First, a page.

Whether this is your first year or your tenth year, homeschooling is an ever-evolving thing. Yes you’ll find your style and your routines, but as your kids grow… so will you! If you know us, you know we like to support homeschooling families with practical tips and tools and curricula. However, there is nothing like seeing authentic homeschooling in action. We know modeling learning for our children is important, and sometimes we as adults need the same! We crave honest inspiration and guidance from others.

So, we have reached out to a few families we know to get a peek into their homeschooling world! We are so excited to introduce you to these lovely families – each unique in their approach to homeschooling and open to sharing. Next up is the Toman Family! Can’t wait for you all to get to know them!

How old are your kids? My kids are 6, 4, and 2.

Why did you originally decide to homeschool? We decided to homeschool because we feel that the one-size fits all standards curriculum of the public school system does a dis-service to each child’s individuality. Everyone learns at his/her own pace and I think that that is something that should be honored and respected. In homeschooling our children we’re able to teach them according to their own specific abilities, interests, and learning styles.

What would you say is your homeschool style? We definitely follow a very child-led unschooling approach.

What is a typical school day like at your home? We wake up in the morning and have breakfast, the kids enjoy some free-play time while I enjoy my coffee time. Then we settle in to whatever it is we are going to do that day. We very rarely do any formal sit-down schooling, so the kids busy themselves with whatever projects or activities they choose to do. We always make sure to make special time to do a read aloud from a chapter book and definitely get outside whether it’s just in our yard or at a park, the beach, or somewhere else.

What is the hardest thing about homeschooling? The hardest thing is definitely juggling the needs of the different children.

What is the most rewarding part about homeschooling? Being able to experience life with my kids. I really value the time we are able to spend together as opposed to us all being sent off to different places all day.

Tell a story about a homeschool win to inspire. A big win for me is just seeing their own intrinsic motivation carrying their educations. One example of this is my son, my four year old, learning how to write his name (and other words). I’ve never had a specific sit-down time with him to practice writing his letters; however, from seeing his name written around the house and watching his older sister and I writing for our own purposes, he was able to write his name one day all on his own. He was so proud of this accomplishment, not because it was a goal that I set out for him, but because it was something that he set out to do for himself. I didn’t even know he was in the other room writing it until he brought it to show me. It is okay to trust your children to go at their own pace, learning doesn’t need to be forced. When they are ready and have a purpose for learning something for themselves, they will be more than capable.

Tell a story about a homeschool fail to encourage. One day I set out to do a poetry tea time with my kids. I had gotten several poetry books from the library, got everything all settled, baked up some goodies–but they wanted NOTHING to do with it! I was so excited to try this with them and it was a huge failure! We still enjoyed the poetry, just not in a tea-time fashion.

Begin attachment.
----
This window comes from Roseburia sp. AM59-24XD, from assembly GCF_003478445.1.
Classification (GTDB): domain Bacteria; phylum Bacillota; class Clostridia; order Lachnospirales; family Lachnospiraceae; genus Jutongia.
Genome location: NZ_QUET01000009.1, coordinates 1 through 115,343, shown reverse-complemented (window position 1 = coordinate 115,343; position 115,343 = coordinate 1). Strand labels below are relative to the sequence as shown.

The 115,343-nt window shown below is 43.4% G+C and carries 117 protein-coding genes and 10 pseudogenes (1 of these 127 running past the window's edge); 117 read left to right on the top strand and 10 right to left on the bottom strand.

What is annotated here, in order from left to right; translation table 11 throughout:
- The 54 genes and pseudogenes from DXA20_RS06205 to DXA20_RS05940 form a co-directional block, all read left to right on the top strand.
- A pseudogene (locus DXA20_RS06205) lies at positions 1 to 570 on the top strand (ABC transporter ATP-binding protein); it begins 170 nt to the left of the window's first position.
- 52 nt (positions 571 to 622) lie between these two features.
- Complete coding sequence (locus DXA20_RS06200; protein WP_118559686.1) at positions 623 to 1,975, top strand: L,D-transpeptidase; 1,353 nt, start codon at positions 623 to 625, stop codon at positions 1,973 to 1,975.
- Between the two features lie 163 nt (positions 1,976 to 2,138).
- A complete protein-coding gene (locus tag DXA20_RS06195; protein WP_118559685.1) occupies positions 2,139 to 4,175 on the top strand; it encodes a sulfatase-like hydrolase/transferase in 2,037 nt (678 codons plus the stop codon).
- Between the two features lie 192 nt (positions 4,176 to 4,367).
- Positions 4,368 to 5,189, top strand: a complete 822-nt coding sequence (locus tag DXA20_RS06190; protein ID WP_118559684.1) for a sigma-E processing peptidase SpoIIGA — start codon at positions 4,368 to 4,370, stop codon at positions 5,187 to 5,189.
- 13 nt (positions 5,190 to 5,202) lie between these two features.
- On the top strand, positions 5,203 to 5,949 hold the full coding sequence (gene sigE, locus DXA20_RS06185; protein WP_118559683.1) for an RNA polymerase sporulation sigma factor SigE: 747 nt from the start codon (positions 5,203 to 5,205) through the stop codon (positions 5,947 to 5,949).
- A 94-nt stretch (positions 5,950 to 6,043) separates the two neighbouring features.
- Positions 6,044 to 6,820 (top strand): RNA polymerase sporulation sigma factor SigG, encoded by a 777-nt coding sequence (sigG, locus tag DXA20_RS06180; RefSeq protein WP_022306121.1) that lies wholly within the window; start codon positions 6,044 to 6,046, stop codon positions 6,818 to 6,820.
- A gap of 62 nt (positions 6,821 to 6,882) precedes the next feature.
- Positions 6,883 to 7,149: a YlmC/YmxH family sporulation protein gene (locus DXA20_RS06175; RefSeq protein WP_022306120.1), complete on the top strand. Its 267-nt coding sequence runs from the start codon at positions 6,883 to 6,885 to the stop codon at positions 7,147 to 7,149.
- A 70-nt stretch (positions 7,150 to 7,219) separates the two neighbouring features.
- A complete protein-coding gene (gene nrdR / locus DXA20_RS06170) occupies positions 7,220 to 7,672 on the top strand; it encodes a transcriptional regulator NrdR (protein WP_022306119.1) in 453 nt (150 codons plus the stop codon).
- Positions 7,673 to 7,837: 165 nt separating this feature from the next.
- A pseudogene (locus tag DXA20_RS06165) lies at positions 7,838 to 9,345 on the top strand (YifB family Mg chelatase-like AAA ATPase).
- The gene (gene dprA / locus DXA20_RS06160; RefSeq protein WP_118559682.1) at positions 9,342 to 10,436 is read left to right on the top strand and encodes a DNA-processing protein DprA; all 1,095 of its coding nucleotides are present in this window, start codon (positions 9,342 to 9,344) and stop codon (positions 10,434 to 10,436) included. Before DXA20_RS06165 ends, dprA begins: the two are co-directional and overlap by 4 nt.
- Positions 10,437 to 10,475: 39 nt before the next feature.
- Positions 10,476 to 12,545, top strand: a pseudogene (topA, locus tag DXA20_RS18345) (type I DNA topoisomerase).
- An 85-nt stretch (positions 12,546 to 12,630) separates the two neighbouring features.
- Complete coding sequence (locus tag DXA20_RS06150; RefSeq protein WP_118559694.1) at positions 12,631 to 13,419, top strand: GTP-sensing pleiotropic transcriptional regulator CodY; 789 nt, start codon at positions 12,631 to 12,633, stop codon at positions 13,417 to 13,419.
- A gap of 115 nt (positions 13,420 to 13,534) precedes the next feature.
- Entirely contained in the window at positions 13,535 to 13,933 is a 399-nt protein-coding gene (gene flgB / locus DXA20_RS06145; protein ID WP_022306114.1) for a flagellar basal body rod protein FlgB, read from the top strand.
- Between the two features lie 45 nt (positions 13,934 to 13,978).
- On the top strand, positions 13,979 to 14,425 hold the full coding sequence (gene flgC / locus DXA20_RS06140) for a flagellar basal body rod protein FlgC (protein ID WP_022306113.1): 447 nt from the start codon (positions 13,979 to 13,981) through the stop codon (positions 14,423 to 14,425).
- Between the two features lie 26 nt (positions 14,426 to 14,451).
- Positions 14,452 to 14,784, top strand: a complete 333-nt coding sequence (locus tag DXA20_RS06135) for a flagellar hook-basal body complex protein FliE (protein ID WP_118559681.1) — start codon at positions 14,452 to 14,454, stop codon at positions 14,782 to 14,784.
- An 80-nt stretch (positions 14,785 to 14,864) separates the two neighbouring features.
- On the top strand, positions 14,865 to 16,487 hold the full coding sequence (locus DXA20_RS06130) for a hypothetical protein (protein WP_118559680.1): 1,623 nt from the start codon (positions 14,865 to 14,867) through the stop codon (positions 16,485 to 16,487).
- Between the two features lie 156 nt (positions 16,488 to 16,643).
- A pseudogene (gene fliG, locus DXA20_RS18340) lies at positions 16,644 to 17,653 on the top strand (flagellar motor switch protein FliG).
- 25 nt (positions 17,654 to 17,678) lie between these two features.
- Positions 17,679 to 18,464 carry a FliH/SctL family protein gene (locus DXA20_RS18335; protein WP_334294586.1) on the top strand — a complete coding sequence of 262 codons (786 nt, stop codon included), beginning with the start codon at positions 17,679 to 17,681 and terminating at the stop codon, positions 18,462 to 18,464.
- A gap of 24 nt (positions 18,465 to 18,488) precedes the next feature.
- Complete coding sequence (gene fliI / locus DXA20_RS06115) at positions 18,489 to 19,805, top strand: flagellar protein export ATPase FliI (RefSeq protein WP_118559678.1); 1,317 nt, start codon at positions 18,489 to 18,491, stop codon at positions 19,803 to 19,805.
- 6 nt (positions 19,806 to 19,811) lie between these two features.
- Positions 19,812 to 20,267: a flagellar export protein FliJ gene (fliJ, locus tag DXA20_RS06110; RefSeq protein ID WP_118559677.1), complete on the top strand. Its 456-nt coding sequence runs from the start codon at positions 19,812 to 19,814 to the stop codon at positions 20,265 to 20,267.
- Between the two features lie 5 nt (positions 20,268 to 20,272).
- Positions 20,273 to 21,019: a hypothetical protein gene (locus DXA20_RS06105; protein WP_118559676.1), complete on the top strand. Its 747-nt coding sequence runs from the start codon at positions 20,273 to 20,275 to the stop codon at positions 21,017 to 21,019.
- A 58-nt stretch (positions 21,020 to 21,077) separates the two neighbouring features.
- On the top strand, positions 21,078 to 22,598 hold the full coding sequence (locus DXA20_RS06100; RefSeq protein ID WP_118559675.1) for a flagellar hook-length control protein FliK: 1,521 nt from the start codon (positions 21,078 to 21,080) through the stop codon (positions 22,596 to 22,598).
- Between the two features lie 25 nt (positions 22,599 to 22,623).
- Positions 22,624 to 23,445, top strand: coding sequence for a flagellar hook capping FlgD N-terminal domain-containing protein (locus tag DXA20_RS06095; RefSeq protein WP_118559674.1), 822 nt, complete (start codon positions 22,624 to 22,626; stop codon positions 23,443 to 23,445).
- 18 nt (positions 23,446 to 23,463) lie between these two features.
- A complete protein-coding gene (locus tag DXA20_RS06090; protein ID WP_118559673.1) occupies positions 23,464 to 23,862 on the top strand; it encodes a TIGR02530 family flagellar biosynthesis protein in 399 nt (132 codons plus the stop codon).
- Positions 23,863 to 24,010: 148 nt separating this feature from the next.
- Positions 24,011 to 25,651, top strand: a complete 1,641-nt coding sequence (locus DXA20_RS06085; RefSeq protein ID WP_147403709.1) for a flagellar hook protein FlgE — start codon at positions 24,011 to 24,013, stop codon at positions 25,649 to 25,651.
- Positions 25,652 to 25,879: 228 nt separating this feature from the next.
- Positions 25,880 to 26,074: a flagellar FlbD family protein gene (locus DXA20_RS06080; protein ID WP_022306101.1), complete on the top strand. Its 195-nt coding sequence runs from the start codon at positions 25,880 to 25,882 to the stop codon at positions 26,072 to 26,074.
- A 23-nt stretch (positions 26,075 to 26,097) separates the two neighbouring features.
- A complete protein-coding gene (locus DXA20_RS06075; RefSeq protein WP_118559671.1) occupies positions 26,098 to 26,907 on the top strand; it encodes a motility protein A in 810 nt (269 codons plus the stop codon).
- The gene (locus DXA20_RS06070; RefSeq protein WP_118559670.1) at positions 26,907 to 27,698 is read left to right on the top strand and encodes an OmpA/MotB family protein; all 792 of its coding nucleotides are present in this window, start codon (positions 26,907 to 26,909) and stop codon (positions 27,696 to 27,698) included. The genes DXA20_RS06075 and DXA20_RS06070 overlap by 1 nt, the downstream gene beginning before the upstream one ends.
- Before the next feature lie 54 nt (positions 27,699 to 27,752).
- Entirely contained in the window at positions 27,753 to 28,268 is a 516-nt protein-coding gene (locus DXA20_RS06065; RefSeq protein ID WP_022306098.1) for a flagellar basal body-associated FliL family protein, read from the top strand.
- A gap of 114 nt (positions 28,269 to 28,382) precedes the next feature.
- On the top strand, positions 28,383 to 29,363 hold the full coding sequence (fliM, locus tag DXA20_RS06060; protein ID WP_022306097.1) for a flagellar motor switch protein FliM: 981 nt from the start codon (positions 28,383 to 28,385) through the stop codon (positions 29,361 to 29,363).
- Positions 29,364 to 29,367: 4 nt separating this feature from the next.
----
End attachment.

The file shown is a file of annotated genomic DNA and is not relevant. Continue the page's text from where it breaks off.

If Target and Amazon both went out of business (God forbid) and you could only fill one little basket for the homeschool year, what would you put in it and why? I would fill it with lots and lots of arts and crafts materials-paints of all kinds, brushes, markers, colored pencils, crayons, hot glue, regular glue, glitter, paper.

Favorite curriculums? We don’t really spend much time working through any formal curriculum. My children are the curriculum.

What do you hope your children remember when they think back on their homeschool experience? My biggest hope is that they remember the togetherness, the time spent together reading good books, exploring the great outdoors, and the hours and hours they’ve gotten to just be children enjoying their childhoods together without having to follow anyone else’s agenda.

How has homeschooling changed/shaped you and your home for good Homeschooling has given me and our whole family a sense of freedom. It’s so nice to live somewhat separately from society’s expectations for families especially in regard to busyness and commitments. We don’t have to be tied down to a certain school schedule, we don’t have the pressure of all the time spent at school and then coming home to homework. There is definitely a sense of peace and contentment that comes from living without those extra expectations.

If you could say anything to a new Homeschool mom or a veteran homeschool mom who might be โ€œtiredโ€- what would it be? I would steal some words from homeschool guru Julie Bogart and tell them “there is no such thing as an educational emergency”. It’s okay to take time off for both your mental health and your kids. No one is going to fall “behind” because there is no such thing as “behind”. If you’re tired take the day off (or the week or the month) and do something that makes you feel refreshed and recharged. Kids are going to learn regardless of whether or not you’ve sat down to do formal lessons with them. Kids are learning machines, you can’t stop them from learning; it just may not look like what you had in mind.

Fill in the blank: Homeschool, for us, looks like…

Life lived together.

Which nugget of wisdom did you gain from this interview? Comment below!!